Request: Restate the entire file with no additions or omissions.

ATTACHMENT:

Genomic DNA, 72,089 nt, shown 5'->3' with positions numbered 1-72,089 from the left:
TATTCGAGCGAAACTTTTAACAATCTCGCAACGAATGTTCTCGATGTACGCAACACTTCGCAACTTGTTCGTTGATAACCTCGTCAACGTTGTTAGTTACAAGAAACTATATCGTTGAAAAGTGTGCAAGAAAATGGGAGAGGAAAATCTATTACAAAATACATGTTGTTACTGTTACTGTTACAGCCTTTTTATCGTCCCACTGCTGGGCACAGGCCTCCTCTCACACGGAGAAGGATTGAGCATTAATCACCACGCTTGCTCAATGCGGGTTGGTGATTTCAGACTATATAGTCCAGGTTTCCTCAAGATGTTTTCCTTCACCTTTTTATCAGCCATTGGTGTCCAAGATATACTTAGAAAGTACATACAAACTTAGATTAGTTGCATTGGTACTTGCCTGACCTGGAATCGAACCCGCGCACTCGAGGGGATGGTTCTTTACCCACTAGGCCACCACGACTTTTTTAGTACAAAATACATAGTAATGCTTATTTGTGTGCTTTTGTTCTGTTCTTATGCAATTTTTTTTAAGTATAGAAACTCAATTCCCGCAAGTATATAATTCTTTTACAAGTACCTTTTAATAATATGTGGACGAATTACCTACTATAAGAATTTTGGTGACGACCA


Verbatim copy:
Genomic DNA, 72,089 nt, shown 5'->3' with positions numbered 1-72,089 from the left:
TATTCGAGCGAAACTTTTAACAATCTCGCAACGAATGTTCTCGATGTACGCAACACTTCGCAACTTGTTCGTTGATAACCTCGTCAACGTTGTTAGTTACAAGAAACTATATCGTTGAAAAGTGTGCAAGAAAATGGGAGAGGAAAATCTATTACAAAATACATGTTGTTACTGTTACTGTTACAGCCTTTTTATCGTCCCACTGCTGGGCACAGGCCTCCTCTCACACGGAGAAGGATTGAGCATTAATCACCACGCTTGCTCAATGCGGGTTGGTGATTTCAGACTATATAGTCCAGGTTTCCTCAAGATGTTTTCCTTCACCTTTTTATCAGCCATTGGTGTCCAAGATATACTTAGAAAGTACATACAAACTTAGATTAGTTGCATTGGTACTTGCCTGACCTGGAATCGAACCCGCGCACTCGAGGGGATGGTTCTTTACCCACTAGGCCACCACGACTTTTTTAGTACAAAATACATAGTAATGCTTATTTGTGTGCTTTTGTTCTGTTCTTATGCAATTTTTTTTAAGTATAGAAACTCAATTCCCGCAAGTATATAATTCTTTTACAAGTACCTTTTAATAATATGTGGACGAATTACCTACTATAAGAATTTTGGTGACGACCA